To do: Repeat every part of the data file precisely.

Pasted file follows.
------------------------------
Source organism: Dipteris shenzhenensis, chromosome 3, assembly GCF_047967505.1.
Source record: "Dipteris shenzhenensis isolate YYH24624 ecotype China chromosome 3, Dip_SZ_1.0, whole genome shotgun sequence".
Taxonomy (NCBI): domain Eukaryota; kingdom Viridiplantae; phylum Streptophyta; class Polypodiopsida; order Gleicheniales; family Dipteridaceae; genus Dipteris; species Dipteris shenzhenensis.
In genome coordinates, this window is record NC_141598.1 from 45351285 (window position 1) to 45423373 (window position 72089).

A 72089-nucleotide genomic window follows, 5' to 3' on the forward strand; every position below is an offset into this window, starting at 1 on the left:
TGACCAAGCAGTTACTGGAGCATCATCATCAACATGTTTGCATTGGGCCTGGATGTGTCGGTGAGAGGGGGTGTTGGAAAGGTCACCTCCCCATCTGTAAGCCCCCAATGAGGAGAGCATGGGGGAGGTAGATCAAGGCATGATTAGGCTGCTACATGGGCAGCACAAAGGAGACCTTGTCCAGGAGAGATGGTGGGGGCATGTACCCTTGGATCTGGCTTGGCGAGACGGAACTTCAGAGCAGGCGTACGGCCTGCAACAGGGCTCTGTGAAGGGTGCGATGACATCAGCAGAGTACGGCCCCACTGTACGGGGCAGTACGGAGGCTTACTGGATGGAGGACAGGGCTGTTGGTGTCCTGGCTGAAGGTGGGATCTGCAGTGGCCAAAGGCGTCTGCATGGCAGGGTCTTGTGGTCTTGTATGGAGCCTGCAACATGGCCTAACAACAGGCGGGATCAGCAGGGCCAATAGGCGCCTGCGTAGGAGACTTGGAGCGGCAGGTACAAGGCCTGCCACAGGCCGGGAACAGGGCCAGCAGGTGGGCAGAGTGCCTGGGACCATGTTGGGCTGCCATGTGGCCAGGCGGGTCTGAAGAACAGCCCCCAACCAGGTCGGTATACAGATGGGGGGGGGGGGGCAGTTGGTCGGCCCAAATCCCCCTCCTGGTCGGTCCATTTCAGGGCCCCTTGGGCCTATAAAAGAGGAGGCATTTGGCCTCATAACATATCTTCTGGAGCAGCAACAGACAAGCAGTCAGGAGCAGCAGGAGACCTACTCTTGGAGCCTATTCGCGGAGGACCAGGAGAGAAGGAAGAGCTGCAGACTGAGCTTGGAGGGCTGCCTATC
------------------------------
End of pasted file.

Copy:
Source organism: Dipteris shenzhenensis, chromosome 3, assembly GCF_047967505.1.
Source record: "Dipteris shenzhenensis isolate YYH24624 ecotype China chromosome 3, Dip_SZ_1.0, whole genome shotgun sequence".
Taxonomy (NCBI): domain Eukaryota; kingdom Viridiplantae; phylum Streptophyta; class Polypodiopsida; order Gleicheniales; family Dipteridaceae; genus Dipteris; species Dipteris shenzhenensis.
In genome coordinates, this window is record NC_141598.1 from 45351285 (window position 1) to 45423373 (window position 72089).

A 72089-nucleotide genomic window follows, 5' to 3' on the forward strand; every position below is an offset into this window, starting at 1 on the left:
TGACCAAGCAGTTACTGGAGCATCATCATCAACATGTTTGCATTGGGCCTGGATGTGTCGGTGAGAGGGGGTGTTGGAAAGGTCACCTCCCCATCTGTAAGCCCCCAATGAGGAGAGCATGGGGGAGGTAGATCAAGGCATGATTAGGCTGCTACATGGGCAGCACAAAGGAGACCTTGTCCAGGAGAGATGGTGGGGGCATGTACCCTTGGATCTGGCTTGGCGAGACGGAACTTCAGAGCAGGCGTACGGCCTGCAACAGGGCTCTGTGAAGGGTGCGATGACATCAGCAGAGTACGGCCCCACTGTACGGGGCAGTACGGAGGCTTACTGGATGGAGGACAGGGCTGTTGGTGTCCTGGCTGAAGGTGGGATCTGCAGTGGCCAAAGGCGTCTGCATGGCAGGGTCTTGTGGTCTTGTATGGAGCCTGCAACATGGCCTAACAACAGGCGGGATCAGCAGGGCCAATAGGCGCCTGCGTAGGAGACTTGGAGCGGCAGGTACAAGGCCTGCCACAGGCCGGGAACAGGGCCAGCAGGTGGGCAGAGTGCCTGGGACCATGTTGGGCTGCCATGTGGCCAGGCGGGTCTGAAGAACAGCCCCCAACCAGGTCGGTATACAGATGGGGGGGGGGGGGCAGTTGGTCGGCCCAAATCCCCCTCCTGGTCGGTCCATTTCAGGGCCCCTTGGGCCTATAAAAGAGGAGGCATTTGGCCTCATAACATATCTTCTGGAGCAGCAACAGACAAGCAGTCAGGAGCAGCAGGAGACCTACTCTTGGAGCCTATTCGCGGAGGACCAGGAGAGAAGGAAGAGCTGCAGACTGAGCTTGGAGGGCTGCCTATC